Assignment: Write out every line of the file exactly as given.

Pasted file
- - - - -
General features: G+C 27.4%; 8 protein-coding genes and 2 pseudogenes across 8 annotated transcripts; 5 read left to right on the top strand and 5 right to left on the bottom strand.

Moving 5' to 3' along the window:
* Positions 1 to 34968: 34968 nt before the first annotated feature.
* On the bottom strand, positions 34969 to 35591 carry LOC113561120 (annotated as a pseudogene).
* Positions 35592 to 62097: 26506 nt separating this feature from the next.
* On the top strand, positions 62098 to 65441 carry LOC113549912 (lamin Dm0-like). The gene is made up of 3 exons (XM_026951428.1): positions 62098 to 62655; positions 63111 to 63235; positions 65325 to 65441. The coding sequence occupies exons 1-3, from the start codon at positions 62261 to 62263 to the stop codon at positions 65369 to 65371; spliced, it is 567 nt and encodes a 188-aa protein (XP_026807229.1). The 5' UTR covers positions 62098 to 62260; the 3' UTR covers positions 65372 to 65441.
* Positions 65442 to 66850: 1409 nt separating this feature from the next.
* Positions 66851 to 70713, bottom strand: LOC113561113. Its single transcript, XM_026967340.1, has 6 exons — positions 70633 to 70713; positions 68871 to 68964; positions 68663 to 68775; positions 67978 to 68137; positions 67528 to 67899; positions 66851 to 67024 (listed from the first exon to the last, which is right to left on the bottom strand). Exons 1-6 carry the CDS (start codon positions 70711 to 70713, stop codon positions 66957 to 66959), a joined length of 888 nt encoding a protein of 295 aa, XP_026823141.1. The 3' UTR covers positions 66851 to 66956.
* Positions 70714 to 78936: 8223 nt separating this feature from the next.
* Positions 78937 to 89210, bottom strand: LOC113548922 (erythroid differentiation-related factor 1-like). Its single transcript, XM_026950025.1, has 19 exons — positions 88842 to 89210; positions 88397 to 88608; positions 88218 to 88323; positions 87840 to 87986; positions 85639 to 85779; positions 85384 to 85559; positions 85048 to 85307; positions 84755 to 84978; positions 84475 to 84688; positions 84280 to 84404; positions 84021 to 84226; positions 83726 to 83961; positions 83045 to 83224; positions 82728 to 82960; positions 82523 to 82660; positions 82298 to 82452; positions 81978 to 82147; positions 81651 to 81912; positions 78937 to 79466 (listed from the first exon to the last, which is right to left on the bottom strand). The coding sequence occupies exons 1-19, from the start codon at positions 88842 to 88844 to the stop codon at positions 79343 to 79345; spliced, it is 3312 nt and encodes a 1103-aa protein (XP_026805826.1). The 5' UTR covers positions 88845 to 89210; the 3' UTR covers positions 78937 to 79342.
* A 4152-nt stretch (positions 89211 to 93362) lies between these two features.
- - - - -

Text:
General features: G+C 27.4%; 8 protein-coding genes and 2 pseudogenes across 8 annotated transcripts; 5 read left to right on the top strand and 5 right to left on the bottom strand.

Moving 5' to 3' along the window:
* Positions 1 to 34968: 34968 nt before the first annotated feature.
* On the bottom strand, positions 34969 to 35591 carry LOC113561120 (annotated as a pseudogene).
* Positions 35592 to 62097: 26506 nt separating this feature from the next.
* On the top strand, positions 62098 to 65441 carry LOC113549912 (lamin Dm0-like). The gene is made up of 3 exons (XM_026951428.1): positions 62098 to 62655; positions 63111 to 63235; positions 65325 to 65441. The coding sequence occupies exons 1-3, from the start codon at positions 62261 to 62263 to the stop codon at positions 65369 to 65371; spliced, it is 567 nt and encodes a 188-aa protein (XP_026807229.1). The 5' UTR covers positions 62098 to 62260; the 3' UTR covers positions 65372 to 65441.
* Positions 65442 to 66850: 1409 nt separating this feature from the next.
* Positions 66851 to 70713, bottom strand: LOC113561113. Its single transcript, XM_026967340.1, has 6 exons — positions 70633 to 70713; positions 68871 to 68964; positions 68663 to 68775; positions 67978 to 68137; positions 67528 to 67899; positions 66851 to 67024 (listed from the first exon to the last, which is right to left on the bottom strand). Exons 1-6 carry the CDS (start codon positions 70711 to 70713, stop codon positions 66957 to 66959), a joined length of 888 nt encoding a protein of 295 aa, XP_026823141.1. The 3' UTR covers positions 66851 to 66956.
* Positions 70714 to 78936: 8223 nt separating this feature from the next.
* Positions 78937 to 89210, bottom strand: LOC113548922 (erythroid differentiation-related factor 1-like). Its single transcript, XM_026950025.1, has 19 exons — positions 88842 to 89210; positions 88397 to 88608; positions 88218 to 88323; positions 87840 to 87986; positions 85639 to 85779; positions 85384 to 85559; positions 85048 to 85307; positions 84755 to 84978; positions 84475 to 84688; positions 84280 to 84404; positions 84021 to 84226; positions 83726 to 83961; positions 83045 to 83224; positions 82728 to 82960; positions 82523 to 82660; positions 82298 to 82452; positions 81978 to 82147; positions 81651 to 81912; positions 78937 to 79466 (listed from the first exon to the last, which is right to left on the bottom strand). The coding sequence occupies exons 1-19, from the start codon at positions 88842 to 88844 to the stop codon at positions 79343 to 79345; spliced, it is 3312 nt and encodes a 1103-aa protein (XP_026805826.1). The 5' UTR covers positions 88845 to 89210; the 3' UTR covers positions 78937 to 79342.
* A 4152-nt stretch (positions 89211 to 93362) lies between these two features.